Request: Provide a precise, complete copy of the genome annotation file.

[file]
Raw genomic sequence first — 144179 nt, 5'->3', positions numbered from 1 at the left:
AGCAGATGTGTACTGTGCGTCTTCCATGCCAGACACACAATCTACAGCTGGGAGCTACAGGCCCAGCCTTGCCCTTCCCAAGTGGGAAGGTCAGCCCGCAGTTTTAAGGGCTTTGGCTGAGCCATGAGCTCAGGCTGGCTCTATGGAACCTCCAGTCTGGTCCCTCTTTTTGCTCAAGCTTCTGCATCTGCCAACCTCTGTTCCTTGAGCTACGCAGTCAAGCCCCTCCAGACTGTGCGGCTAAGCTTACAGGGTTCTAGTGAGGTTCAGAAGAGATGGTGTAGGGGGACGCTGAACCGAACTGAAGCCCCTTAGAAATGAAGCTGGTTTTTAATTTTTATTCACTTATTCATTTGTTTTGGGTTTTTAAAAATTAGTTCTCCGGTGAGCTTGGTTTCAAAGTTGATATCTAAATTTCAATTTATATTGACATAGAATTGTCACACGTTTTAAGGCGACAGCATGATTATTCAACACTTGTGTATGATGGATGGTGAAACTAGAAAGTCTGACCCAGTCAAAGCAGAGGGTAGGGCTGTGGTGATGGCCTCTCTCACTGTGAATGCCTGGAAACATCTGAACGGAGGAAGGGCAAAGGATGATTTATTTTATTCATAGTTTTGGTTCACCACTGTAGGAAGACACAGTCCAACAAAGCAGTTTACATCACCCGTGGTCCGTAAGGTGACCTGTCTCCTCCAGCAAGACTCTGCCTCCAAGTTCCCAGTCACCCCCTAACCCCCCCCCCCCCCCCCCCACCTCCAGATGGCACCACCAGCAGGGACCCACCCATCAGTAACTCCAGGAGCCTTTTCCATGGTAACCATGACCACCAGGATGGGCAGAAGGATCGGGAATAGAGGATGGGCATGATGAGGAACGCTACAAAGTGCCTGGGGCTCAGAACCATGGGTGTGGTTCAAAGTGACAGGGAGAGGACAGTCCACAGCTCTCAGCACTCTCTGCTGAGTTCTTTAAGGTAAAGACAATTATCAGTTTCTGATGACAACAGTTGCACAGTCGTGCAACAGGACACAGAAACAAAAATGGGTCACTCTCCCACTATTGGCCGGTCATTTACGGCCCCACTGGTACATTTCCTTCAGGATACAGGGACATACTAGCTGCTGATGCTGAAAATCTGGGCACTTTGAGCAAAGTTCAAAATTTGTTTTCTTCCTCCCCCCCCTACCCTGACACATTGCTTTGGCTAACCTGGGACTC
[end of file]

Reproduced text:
Raw genomic sequence first — 144179 nt, 5'->3', positions numbered from 1 at the left:
AGCAGATGTGTACTGTGCGTCTTCCATGCCAGACACACAATCTACAGCTGGGAGCTACAGGCCCAGCCTTGCCCTTCCCAAGTGGGAAGGTCAGCCCGCAGTTTTAAGGGCTTTGGCTGAGCCATGAGCTCAGGCTGGCTCTATGGAACCTCCAGTCTGGTCCCTCTTTTTGCTCAAGCTTCTGCATCTGCCAACCTCTGTTCCTTGAGCTACGCAGTCAAGCCCCTCCAGACTGTGCGGCTAAGCTTACAGGGTTCTAGTGAGGTTCAGAAGAGATGGTGTAGGGGGACGCTGAACCGAACTGAAGCCCCTTAGAAATGAAGCTGGTTTTTAATTTTTATTCACTTATTCATTTGTTTTGGGTTTTTAAAAATTAGTTCTCCGGTGAGCTTGGTTTCAAAGTTGATATCTAAATTTCAATTTATATTGACATAGAATTGTCACACGTTTTAAGGCGACAGCATGATTATTCAACACTTGTGTATGATGGATGGTGAAACTAGAAAGTCTGACCCAGTCAAAGCAGAGGGTAGGGCTGTGGTGATGGCCTCTCTCACTGTGAATGCCTGGAAACATCTGAACGGAGGAAGGGCAAAGGATGATTTATTTTATTCATAGTTTTGGTTCACCACTGTAGGAAGACACAGTCCAACAAAGCAGTTTACATCACCCGTGGTCCGTAAGGTGACCTGTCTCCTCCAGCAAGACTCTGCCTCCAAGTTCCCAGTCACCCCCTAACCCCCCCCCCCCCCCCCCCACCTCCAGATGGCACCACCAGCAGGGACCCACCCATCAGTAACTCCAGGAGCCTTTTCCATGGTAACCATGACCACCAGGATGGGCAGAAGGATCGGGAATAGAGGATGGGCATGATGAGGAACGCTACAAAGTGCCTGGGGCTCAGAACCATGGGTGTGGTTCAAAGTGACAGGGAGAGGACAGTCCACAGCTCTCAGCACTCTCTGCTGAGTTCTTTAAGGTAAAGACAATTATCAGTTTCTGATGACAACAGTTGCACAGTCGTGCAACAGGACACAGAAACAAAAATGGGTCACTCTCCCACTATTGGCCGGTCATTTACGGCCCCACTGGTACATTTCCTTCAGGATACAGGGACATACTAGCTGCTGATGCTGAAAATCTGGGCACTTTGAGCAAAGTTCAAAATTTGTTTTCTTCCTCCCCCCCCTACCCTGACACATTGCTTTGGCTAACCTGGGACTC